Cascadia Community College will begin offering classes at Woodinville High this week.
Both schools are touting the dual-enrollment arrangement as a win.
Cascadia needed additional classroom space, and Woodinville was looking to expand its course offerings.
“We see it as a creative way to meet our needs,” said Woodinville Principal Vicki Puckett. “It’s beneficial for everyone.”
The courses, consisting of Elementary Japanese and Psychology 101, will be available for college credit to students from both schools.
Juniors and seniors from the Northshore School District can enroll in the classes for free as part of the Running Start program, but younger students will be expected to pay.
The course credits will transfer to any associate’s- or bachelor’s-degree program in the state.
“I like the idea of blurring the lines between high school and community college and four-year institutions,” said Cascadia Dean of Student Learning Margaret Turcott. “It’s important to realize we don’t just drop one thing and start another. They can kind of blend together.”
Cascadia is working to implement a global-studies program that would allow students to transfer credits from its own curriculum to a similar offering at Washington State University.
Students can also use the classes to fulfill part of their high-school-and-beyond plans, which are required for graduation.
“It teaches them how to deal with a college setting, if that’s where they’re heading,” Puckett said.
Woodinville has struggled to find funding for new courses because of declining enrollment.
The trend started after the state implemented growth-management policies that limit development within the school’s feeder pattern.
“This program gives our kids more options without costing us more dollars.” Puckett said. “We need a schedule that’s competitive with other 4A schools in the area, and one of the ways we can do that is through this partnership with Cascadia.”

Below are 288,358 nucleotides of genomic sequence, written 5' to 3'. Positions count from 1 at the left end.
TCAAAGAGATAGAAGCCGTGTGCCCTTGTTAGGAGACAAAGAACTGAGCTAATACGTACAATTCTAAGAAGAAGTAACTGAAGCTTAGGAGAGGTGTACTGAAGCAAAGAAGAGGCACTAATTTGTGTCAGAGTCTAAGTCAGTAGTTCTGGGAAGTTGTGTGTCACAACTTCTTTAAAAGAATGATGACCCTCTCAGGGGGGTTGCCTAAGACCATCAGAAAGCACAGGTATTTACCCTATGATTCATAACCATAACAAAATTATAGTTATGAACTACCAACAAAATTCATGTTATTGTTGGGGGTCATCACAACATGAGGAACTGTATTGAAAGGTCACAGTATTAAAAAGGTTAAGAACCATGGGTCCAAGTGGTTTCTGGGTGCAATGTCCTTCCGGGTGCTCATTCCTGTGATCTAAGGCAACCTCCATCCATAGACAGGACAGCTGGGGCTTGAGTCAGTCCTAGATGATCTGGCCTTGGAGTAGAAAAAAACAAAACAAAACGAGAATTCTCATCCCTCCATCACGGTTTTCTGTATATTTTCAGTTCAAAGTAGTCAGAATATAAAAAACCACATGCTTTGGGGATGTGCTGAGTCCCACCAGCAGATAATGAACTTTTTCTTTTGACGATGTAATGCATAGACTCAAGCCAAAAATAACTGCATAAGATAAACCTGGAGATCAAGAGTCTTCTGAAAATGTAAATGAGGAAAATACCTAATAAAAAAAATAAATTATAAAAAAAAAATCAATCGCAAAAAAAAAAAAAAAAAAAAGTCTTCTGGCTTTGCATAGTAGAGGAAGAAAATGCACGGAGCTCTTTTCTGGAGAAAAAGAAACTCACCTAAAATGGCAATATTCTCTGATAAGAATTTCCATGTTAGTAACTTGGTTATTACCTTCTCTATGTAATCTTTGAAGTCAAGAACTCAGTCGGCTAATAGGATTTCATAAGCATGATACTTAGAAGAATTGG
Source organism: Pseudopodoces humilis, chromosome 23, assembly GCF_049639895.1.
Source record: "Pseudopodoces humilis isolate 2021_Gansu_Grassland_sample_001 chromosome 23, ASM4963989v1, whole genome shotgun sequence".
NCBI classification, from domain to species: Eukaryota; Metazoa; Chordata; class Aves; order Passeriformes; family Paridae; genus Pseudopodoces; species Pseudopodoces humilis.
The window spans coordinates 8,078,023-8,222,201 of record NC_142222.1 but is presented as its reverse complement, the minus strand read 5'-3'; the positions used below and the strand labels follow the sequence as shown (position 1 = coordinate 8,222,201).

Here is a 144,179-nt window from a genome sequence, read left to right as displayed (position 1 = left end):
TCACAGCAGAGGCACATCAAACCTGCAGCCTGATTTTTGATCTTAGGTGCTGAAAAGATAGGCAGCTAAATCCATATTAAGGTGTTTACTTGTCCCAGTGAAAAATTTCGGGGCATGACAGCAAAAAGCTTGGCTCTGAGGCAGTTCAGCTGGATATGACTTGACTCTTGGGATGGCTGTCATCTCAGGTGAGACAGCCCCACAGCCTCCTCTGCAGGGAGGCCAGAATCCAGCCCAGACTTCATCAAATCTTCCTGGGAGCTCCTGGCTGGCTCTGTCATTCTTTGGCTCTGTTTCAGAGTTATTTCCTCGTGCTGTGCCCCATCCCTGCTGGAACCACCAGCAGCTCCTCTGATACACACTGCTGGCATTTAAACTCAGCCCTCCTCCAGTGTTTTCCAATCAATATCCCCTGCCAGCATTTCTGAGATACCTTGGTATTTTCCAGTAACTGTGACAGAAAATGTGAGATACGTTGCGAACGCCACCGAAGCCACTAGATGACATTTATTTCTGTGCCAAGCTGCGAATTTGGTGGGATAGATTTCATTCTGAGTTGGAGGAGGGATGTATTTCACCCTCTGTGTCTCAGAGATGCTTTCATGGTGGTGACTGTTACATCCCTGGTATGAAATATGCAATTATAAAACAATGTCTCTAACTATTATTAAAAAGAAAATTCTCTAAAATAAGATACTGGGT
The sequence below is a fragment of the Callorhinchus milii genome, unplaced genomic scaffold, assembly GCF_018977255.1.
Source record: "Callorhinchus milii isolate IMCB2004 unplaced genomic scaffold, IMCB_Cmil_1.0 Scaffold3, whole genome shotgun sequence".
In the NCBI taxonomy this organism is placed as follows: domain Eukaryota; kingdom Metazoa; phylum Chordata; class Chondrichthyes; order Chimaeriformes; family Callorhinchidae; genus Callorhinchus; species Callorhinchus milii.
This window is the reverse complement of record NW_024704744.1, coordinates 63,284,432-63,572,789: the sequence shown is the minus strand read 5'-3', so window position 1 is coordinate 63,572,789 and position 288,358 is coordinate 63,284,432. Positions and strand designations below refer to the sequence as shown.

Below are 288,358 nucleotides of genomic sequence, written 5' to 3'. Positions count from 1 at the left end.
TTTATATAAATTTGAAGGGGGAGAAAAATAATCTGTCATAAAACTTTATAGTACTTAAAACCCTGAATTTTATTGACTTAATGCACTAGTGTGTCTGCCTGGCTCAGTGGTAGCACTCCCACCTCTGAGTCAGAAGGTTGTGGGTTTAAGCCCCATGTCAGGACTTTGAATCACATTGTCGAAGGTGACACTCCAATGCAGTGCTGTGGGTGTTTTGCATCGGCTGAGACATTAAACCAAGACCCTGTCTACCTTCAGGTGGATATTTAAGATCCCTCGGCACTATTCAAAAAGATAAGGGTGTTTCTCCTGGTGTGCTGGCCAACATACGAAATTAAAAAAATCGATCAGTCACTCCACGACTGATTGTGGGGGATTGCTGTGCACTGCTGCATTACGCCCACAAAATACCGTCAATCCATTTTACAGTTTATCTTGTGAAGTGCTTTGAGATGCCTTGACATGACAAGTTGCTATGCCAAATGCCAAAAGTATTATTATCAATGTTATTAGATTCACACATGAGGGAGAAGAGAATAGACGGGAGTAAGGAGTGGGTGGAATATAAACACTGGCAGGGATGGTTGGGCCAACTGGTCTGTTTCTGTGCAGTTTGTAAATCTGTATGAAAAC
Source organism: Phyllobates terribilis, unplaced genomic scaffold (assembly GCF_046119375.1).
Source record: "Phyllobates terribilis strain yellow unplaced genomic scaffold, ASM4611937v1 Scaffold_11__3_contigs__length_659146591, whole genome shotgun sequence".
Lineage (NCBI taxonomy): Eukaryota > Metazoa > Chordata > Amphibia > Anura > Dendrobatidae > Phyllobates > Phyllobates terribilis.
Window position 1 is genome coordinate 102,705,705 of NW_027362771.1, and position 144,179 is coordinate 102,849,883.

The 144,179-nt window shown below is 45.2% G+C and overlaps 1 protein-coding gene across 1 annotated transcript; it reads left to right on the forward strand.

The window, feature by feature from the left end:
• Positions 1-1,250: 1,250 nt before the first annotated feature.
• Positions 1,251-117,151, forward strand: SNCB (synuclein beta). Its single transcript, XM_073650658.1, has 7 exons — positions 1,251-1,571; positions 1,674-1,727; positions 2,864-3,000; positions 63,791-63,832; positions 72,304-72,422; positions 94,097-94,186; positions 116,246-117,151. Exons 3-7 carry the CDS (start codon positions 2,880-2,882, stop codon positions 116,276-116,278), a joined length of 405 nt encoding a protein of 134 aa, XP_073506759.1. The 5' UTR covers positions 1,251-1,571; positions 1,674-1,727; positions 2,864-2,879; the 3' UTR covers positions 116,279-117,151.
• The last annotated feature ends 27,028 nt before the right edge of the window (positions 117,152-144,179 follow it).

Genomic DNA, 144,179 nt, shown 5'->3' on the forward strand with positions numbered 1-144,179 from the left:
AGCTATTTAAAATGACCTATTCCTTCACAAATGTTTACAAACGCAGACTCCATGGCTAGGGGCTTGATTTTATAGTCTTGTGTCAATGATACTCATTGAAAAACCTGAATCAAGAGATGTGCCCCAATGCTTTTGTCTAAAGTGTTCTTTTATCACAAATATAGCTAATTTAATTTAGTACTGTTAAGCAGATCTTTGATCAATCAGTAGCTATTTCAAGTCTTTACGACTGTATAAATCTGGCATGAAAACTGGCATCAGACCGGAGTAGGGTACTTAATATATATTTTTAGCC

The Japanese class, in particular, is a rare offering that Woodinville officials expect will help their school stand out.
“Japanese teachers are hard to find,” Puckett said. “To have a teacher who’s willing to teach one class at a high school is very difficult to do.”
The class isn’t one to take lightly. Participants must learn three separate writing systems — Kanji, Hiragana and Katakana — all of which make up the common Japanese dialect.
“It’s difficult to learn, and it takes a lot of discipline,” Puckett said.
“It takes a certain type of student — a very focused student.”
Cascadia foreign-language instructor Yuko Ito says her courses have been popular for students interested in Japanese animation, an art form known as “anime.”
“I’m sure that’s one of the biggest reasons at Woodinville,” she said. “Some people have taken European languages, which are mostly similar, and they want to learn something more exotic.”
Both Cascadia and Woodinville are looking to offer more classes in the future.
“I would be open to Chinese Mandarin,” Puckett said. “It’s becoming a hot language for international business.”
Puckett said she would also like her school to offer upper-level business courses, as well as an English 101 class.